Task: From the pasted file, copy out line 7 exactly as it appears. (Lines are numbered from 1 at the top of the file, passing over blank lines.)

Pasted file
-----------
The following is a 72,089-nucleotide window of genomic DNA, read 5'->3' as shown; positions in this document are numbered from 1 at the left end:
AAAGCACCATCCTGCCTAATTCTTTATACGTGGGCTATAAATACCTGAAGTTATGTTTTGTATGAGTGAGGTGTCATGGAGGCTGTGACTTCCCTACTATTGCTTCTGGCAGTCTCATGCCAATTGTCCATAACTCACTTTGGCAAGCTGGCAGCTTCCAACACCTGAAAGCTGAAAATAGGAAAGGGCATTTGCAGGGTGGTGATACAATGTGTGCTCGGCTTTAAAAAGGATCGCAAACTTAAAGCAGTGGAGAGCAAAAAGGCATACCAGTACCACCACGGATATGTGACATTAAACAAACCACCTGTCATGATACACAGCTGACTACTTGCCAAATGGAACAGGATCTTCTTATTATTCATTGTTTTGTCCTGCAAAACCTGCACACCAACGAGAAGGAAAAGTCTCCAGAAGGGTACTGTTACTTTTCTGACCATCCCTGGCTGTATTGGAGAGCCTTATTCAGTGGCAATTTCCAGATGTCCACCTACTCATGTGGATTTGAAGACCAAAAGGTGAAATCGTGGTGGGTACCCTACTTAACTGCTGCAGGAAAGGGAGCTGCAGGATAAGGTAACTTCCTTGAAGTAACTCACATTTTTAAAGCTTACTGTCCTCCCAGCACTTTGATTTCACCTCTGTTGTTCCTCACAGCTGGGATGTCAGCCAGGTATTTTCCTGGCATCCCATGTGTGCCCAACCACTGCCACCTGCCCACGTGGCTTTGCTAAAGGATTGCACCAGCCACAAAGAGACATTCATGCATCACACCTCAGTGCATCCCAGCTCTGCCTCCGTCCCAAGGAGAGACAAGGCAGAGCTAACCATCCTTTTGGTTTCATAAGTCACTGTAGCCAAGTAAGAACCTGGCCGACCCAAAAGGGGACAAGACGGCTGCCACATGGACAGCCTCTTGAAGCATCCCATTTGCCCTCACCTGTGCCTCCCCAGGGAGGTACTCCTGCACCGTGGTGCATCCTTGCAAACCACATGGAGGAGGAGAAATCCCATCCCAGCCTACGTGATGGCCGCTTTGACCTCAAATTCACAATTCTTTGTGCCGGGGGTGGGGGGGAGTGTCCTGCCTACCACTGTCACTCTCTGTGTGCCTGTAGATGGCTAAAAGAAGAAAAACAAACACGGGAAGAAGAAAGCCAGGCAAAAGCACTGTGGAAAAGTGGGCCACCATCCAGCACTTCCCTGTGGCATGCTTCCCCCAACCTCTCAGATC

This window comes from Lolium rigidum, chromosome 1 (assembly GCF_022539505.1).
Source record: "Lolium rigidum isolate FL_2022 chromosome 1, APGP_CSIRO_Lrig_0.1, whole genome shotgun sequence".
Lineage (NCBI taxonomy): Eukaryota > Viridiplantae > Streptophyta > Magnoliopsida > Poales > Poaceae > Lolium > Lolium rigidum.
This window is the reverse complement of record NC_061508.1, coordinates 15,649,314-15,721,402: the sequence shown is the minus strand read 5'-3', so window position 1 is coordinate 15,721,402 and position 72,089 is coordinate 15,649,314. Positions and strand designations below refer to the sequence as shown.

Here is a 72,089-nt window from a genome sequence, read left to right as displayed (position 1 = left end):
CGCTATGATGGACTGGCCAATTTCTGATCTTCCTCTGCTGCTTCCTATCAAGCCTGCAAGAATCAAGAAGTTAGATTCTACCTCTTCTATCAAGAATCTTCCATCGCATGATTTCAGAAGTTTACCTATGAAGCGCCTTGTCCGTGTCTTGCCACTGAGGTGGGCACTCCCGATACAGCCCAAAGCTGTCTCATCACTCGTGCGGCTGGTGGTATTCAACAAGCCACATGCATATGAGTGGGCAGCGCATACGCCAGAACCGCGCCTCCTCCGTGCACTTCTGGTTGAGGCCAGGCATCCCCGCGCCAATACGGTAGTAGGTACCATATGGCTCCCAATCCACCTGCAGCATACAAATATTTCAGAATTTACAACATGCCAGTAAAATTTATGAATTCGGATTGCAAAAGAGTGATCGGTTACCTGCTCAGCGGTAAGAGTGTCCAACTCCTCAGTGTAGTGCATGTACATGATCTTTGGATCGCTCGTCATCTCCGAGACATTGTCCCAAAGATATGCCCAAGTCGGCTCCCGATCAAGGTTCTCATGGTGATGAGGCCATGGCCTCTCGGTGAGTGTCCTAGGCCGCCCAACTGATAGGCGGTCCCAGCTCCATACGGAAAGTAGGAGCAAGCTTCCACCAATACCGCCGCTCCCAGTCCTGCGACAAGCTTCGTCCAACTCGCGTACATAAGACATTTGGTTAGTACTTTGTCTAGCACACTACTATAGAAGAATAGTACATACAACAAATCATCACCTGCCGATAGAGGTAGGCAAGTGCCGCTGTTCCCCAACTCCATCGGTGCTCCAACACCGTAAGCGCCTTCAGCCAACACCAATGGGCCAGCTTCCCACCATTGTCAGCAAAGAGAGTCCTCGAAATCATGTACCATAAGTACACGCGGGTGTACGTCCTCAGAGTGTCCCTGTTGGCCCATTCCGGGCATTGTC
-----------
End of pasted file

Here is a 72,089-nt window from a genome sequence, read left to right as displayed (position 1 = left end):